Mr. Howard Hampton: I agree with something that the Premier said: There's been a lot of talk from the McGuinty government about poverty, but no action. The McGuinty government talks about a low-income dental program, but not a single penny has been invested by the McGuinty government in a low-income dental program; lots of talk, no action. The McGuinty government talks about affordable housing, but you haven't even spent all of the money that the federal government has given you for affordable housing on affordable housing in Ontario. These are the realities.

Premier, it is time to stop the talk; it is time to start taking action. Tomorrow, in the economic statement, the McGuinty government will have the opportunity to actually take some action. Simple question: Will there be some additional funding for affordable housing, something which will keep workers working and help low-income people keep a roof over their heads? Will there be action on that single thing—

The Speaker (Hon. Steve Peters): Thank you. Premier?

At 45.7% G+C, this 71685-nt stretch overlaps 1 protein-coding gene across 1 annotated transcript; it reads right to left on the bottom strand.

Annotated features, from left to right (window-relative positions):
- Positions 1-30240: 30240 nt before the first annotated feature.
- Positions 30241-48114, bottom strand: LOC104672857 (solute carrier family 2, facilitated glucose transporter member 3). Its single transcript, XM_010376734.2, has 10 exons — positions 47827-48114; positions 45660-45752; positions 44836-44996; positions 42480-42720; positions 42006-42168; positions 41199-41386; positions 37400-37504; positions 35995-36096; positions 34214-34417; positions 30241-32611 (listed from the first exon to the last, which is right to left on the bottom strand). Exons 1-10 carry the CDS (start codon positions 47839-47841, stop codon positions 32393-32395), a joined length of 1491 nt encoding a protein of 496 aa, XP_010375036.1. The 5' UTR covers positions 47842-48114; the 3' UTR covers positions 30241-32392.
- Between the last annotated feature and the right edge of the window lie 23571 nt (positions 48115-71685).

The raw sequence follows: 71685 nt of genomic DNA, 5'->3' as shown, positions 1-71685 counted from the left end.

Hon. Dalton McGuinty: My honourable colleague knows that our commitment was to put out a plan by year-end, and we intend to do that. I know that he knows of our commitment to finding a way to address poverty. I know he knows, as well, that we've got to find a way to reconcile all of these competing interests. We want to find more money for our schools for next year. We want to find more money for our hospitals for next year. We want to find more money for our municipal partners for next year, our colleges and universities, and so on and so on. At the same time, we want to find a way to make progress when it comes to dealing with poverty. I know he recognizes that. I know that Ontarians recognize that. As I said before, we will do that in a way that's in keeping with our values. We'll keep an eye on today, our responsibilities for today, and at the same time make sure that we're progressing tomorrow and that we grow stronger economically every single day.


Mr. Norm Miller: I have a question for the Minister of Small Business and Consumer Services. Minister, every time I've tried to ask a question about your support for small business, you've deflected the question to one of your colleagues. My question today is quite simple: Is part of your mandate to help small business?

Hon. Harinder S. Takhar: Absolutely.

The Speaker (Hon. Steve Peters): Supplementary?

Mr. Norm Miller: Minister, as I outlined this morning, small businesses are being crushed under the weight of red tape. As the critic, I'm hearing from every sector, from manufacturing, retail, construction, agriculture and tourism. There is no help to be had from you.